Subscribe to the MagazineSubscribe to the Podcast
 

You are here

One Last Run

Division II basketball coach set to end four-decade run

Bob Chipman is set for one last season at Washburn University of Topeka.

When the Ichabods tip off the 2016-17 men’s basketball season, it will start the 38th and final season of his head coaching career. Counting the three years he spent as an assistant, it will mark his 41st year on the sidelines at Washburn.

Chipman, 65, was hired in 1976 as the team’s assistant coach. He also served as the head tennis coach and taught physical education. He never anticipated making Topeka, Kansas, his home for this long.

“It’s been a perfect fit,” said Chipman, who led the Ichabods to a national Division II runner-up finish in 2001 and won the 1987 National Association of Intercollegiate Athletics championship. “It was a situation where I’ve always felt we’ve had the resources to win a championship, and that’s important. It is a high academic institution. You can recruit kids who are great athletes but who also want to get a degree.”

Chipman earned his undergraduate and master’s degrees from Kansas State University in science and physical education. As a guard for the Wildcats, he was coached by Jack Hartman and was teammates with Lon Kruger, who led the University of Oklahoma to the Men’s Final Four last season.

He thought he wanted to become a teacher after graduating, but once he began coaching, he realized where his true passion was.

Through the years, Chipman fielded offers to leave Washburn, but each time he evaluated a new situation, it never outweighed his job leading the Ichabods.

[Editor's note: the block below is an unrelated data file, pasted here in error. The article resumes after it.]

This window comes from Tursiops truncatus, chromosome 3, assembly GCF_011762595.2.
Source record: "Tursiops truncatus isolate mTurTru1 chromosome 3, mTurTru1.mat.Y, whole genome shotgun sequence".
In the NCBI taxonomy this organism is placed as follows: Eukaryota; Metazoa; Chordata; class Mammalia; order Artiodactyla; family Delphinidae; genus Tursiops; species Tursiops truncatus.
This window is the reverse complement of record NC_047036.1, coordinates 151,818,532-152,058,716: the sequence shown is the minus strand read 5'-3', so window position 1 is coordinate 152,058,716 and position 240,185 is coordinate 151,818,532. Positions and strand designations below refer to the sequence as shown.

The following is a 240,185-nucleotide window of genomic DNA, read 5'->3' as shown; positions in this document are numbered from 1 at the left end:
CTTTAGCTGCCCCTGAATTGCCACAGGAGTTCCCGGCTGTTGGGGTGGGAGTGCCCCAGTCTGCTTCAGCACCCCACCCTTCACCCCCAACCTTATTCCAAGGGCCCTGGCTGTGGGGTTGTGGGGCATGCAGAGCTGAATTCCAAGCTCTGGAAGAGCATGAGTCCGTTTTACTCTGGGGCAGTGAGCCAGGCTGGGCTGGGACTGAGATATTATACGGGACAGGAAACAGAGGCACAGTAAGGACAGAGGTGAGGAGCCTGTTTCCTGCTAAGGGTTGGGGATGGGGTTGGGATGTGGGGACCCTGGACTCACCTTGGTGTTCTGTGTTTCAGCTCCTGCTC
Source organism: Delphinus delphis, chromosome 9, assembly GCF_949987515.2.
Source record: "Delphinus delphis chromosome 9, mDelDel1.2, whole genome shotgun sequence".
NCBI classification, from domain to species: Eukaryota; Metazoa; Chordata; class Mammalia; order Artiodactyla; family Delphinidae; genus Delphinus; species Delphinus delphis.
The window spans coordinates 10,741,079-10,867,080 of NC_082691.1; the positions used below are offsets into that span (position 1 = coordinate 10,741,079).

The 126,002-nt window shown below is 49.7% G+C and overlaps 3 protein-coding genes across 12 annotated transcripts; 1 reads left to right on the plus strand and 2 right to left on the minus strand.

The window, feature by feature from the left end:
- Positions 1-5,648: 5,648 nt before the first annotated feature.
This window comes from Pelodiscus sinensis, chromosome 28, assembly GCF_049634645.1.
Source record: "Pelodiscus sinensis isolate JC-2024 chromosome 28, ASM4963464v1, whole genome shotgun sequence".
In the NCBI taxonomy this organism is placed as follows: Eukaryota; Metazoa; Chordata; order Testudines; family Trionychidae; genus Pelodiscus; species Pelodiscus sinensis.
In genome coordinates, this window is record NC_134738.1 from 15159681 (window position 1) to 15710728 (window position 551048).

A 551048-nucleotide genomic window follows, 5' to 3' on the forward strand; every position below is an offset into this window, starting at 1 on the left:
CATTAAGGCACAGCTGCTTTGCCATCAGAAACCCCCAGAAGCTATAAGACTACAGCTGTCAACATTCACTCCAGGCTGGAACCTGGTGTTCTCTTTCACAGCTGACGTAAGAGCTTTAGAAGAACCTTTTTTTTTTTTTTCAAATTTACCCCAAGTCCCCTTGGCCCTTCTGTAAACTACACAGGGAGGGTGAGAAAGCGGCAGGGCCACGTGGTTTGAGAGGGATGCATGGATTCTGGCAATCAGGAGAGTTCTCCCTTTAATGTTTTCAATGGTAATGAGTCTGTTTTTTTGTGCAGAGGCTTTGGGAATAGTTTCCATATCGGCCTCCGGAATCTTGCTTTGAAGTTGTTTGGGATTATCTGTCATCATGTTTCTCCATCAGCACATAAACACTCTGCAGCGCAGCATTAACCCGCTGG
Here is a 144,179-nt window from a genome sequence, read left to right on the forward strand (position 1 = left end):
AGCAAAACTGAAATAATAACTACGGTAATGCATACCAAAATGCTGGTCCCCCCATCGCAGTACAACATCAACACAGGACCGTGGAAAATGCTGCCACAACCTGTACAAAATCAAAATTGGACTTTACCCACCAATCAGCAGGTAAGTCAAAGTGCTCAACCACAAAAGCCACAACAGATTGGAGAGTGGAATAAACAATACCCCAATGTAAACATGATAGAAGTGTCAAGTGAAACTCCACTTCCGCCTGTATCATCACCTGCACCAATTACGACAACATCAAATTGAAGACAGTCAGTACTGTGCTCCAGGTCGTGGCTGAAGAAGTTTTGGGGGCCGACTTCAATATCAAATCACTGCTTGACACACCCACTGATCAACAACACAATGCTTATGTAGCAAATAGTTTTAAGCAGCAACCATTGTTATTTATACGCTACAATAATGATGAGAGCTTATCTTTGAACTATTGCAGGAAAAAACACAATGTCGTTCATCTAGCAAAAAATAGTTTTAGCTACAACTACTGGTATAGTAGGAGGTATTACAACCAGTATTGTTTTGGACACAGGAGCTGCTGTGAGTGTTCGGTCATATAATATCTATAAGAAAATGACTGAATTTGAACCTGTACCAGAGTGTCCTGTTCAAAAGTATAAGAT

“I’ve also enjoyed building players and making them better,” said Chipman, who is 788-343 entering his final season. “At the Division II level, the degree really means something to the players I coach. They can use that and go on to do special things when basketball is over. The huge part of all this is, all my players that have gone on and done so well.”

Chipman doesn’t have specific plans of what he’ll do in retirement, but he will be active.

“I still have a lot of energy.” Chipman said. “I feel healthy. I have a team that I think can win a championship this year. I’d love to go out that way. A lot of our players will be back after this season, and I would like to leave the cupboard full.”

About Champion

Champion magazine goes behind the headlines and beyond the scoreboards to celebrate the unique connection between Americans and college sports. Champion is published by the NCAA.

Subscribe to NCAA Champion Magazine >
Subscribe to the Podcast >